Developments in Bermuda Arbitration Law
In last year’s edition of Global Arbitration Review we reported Bermuda’s continued development as a sophisticated international arbitration centre, especially for the (re)insurance industry. The past year has seen more and more class 4 (re)insurers writing policies containing Bermuda arbitration clauses and an increase in the number of (re)insurance arbitration disputes, possibly reflecting premium increases. The Bermuda Commercial Court has further demonstrated its desire to support two key areas of arbitration law and practice: parties’ agreement to arbitrate and the arbitrator appointment procedure. As discussed towards the end of this article, the European Court of Justice’s February 2009 decision in The Front Comor has represented a move away from English arbitration in favour of Bermuda arbitration.
Enforcement of agreement to arbitrate
The Bermuda Commercial Court has, in unreported decisions, again shown its preparedness to grant anti-suit injunctions to enforce parties’ contractual agreement to arbitrate. OAO CT Mobile v IPOC International Growth Fund Ltd, LV Finance Group Limited v IPOC International Growth Fund Ltd,1 remains the most significant decision on agreements to arbitrate outside of Bermuda.
In ACE Bermuda Insurance Ltd v Continental Casualty Company2 the Bermuda Court was prepared to grant an anti-suit injunction against a non-party to an arbitration agreement. The plaintiff, ACE, and the defendant, Continental, had both issued excess liability insurance policies to the Minnesota Mining and Manufacturing Company (3M). Continental had commenced proceedings in the District Court for the Fourth Judicial District of the state of Minnesota (the Minnesota proceedings) against, inter alia, its insured 3M, seeking a declaration as to the scope of its liabilities under certain excess liability policies issued to 3M at various times between 31 December 1969 and 1 January 1986. Continental had joined, as defendants to the Minnesota proceedings, more than 60 other insurers (including ACE) on the basis that 3M had purchased potentially applicable insurance policies from them. As Mr Justice Bell explained, the Minnesota proceedings impacted on ACE’s contractual rights:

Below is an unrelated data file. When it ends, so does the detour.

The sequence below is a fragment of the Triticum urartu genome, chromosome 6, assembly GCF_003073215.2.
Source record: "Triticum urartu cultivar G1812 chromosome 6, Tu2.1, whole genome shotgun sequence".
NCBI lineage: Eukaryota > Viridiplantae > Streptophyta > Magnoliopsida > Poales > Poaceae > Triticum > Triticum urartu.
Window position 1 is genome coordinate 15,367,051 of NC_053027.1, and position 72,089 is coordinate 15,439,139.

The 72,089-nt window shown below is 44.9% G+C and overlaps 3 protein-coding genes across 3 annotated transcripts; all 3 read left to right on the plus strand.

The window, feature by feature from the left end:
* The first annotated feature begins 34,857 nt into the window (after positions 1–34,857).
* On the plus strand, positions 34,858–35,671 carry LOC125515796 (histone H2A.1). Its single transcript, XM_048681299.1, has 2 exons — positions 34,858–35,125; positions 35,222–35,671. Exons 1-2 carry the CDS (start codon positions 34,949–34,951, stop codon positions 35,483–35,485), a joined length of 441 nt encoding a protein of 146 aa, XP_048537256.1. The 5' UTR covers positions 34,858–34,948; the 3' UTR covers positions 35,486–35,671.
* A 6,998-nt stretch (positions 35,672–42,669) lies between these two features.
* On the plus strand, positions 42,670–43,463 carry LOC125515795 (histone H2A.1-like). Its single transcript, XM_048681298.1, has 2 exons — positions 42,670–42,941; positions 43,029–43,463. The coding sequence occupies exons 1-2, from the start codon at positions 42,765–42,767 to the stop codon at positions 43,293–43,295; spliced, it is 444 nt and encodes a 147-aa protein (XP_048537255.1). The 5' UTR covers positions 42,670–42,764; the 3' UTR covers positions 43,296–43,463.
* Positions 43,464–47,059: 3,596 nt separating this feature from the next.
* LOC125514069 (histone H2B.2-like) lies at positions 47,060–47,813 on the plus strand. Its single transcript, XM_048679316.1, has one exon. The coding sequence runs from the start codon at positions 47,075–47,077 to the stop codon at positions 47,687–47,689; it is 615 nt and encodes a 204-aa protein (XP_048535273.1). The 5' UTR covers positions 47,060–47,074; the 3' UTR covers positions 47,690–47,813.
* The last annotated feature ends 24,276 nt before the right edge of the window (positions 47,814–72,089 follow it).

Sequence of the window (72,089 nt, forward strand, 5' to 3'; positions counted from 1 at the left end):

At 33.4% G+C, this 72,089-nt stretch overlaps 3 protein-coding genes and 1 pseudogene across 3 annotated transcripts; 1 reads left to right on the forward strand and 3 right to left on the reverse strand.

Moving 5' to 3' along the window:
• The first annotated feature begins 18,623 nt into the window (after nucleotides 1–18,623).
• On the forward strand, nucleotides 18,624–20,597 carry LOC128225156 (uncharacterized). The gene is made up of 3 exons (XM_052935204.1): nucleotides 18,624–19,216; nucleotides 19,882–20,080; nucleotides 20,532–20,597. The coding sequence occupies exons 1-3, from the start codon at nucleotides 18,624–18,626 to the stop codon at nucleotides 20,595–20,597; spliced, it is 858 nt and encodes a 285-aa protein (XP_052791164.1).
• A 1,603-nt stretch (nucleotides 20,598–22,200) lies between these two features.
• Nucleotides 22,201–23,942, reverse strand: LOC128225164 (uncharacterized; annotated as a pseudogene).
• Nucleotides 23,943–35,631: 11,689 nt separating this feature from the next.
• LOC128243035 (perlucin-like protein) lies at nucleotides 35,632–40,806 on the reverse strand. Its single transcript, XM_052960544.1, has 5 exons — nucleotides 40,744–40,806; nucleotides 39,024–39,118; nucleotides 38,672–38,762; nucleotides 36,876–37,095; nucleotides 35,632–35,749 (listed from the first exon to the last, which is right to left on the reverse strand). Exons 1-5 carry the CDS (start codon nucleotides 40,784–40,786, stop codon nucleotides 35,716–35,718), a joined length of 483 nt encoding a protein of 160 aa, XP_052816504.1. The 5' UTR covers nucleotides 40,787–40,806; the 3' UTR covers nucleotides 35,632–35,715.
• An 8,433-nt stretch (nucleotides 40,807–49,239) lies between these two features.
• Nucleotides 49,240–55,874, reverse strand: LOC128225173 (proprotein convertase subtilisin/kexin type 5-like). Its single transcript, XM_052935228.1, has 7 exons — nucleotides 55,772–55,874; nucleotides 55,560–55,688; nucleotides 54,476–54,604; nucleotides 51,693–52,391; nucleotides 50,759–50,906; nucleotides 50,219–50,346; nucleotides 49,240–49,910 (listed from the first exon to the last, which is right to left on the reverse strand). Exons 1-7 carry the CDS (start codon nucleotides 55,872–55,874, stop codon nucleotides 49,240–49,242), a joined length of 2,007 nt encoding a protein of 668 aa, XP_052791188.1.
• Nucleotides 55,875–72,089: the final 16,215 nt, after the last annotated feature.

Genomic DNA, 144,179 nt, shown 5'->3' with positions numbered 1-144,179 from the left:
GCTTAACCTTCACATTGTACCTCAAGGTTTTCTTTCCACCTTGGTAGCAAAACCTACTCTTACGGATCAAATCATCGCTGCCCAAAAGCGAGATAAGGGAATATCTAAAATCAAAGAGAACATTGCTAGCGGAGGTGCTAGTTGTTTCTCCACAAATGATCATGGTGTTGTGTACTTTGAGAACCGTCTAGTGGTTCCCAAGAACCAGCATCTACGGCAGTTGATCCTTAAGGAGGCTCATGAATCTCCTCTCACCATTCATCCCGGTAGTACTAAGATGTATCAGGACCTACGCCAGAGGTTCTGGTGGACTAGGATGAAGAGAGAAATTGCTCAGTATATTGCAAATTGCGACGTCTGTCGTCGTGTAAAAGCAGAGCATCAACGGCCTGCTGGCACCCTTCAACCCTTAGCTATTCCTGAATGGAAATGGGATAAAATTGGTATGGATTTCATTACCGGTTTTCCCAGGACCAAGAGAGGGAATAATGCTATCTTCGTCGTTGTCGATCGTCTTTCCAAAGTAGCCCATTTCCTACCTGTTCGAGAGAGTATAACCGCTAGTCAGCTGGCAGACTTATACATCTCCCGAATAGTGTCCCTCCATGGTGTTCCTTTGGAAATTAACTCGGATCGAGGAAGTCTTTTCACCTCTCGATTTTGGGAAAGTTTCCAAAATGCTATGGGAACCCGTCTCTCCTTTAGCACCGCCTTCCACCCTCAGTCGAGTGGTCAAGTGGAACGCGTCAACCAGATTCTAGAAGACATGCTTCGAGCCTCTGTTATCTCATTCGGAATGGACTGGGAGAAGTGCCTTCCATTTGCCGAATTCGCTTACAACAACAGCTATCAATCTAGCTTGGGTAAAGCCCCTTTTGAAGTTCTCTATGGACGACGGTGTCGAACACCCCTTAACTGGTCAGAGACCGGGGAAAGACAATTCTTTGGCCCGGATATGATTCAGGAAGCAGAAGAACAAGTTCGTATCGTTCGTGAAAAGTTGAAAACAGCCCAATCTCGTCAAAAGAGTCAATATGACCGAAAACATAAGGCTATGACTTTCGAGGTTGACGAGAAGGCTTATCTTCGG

The policies which Continental issued to 3M pertain to liability in respect of claims arising from exposure to toxic substances caused by 3M products. In the nature of such claims, complex questions arise as to when liability under particular insurance policies was triggered and as to the appropriate allocation between the various policies […] Continental seeks declarations in relation to the issues of triggering and allocation in relation to the various underlying insurance policies issued by the Defendant Insurers, as well as a declaration that Continental’s policies have not been triggered by the exhaustion of the underlying insurance. This […] will necessarily require the Minnesota Court to determine, so far as ACE is concerned, the contractual rights and obligations between ACE and 3M with regard to the terms of their contract and the extent of coverage thereunder.
Bell J upheld an order giving leave to serve notice of the Bermuda proceedings out of the jurisdiction and continued an anti-suit injunction to restrain Continental from pursuing the Minnesota proceedings against ACE. The learned judge accepted ACE’s argument that the Minnesota proceedings were unconscionable since they would decide in a final and binding manner the issues between ACE and 3M, in clear breach of an arbitration clause in the ACE policy which provided for arbitration in Bermuda.
Continental unsuccessfully challenged the jurisdiction of the Bermuda Court to grant an injunction against it on the grounds that it was not a party to the arbitration agreement between ACE and 3M. The relevant jurisdictional rule (RSC order 11, rule 1(d) (iii)) provided that the court could grant leave to serve proceedings out of the jurisdiction on a foreign defendant, where the plaintiff’s claim affected a contract governed by Bermudian law. Continental argued that, to find jurisdiction under that rule, there had to be a contract between the plaintiff and the defendant. Rejecting that argument, Bell J ruled: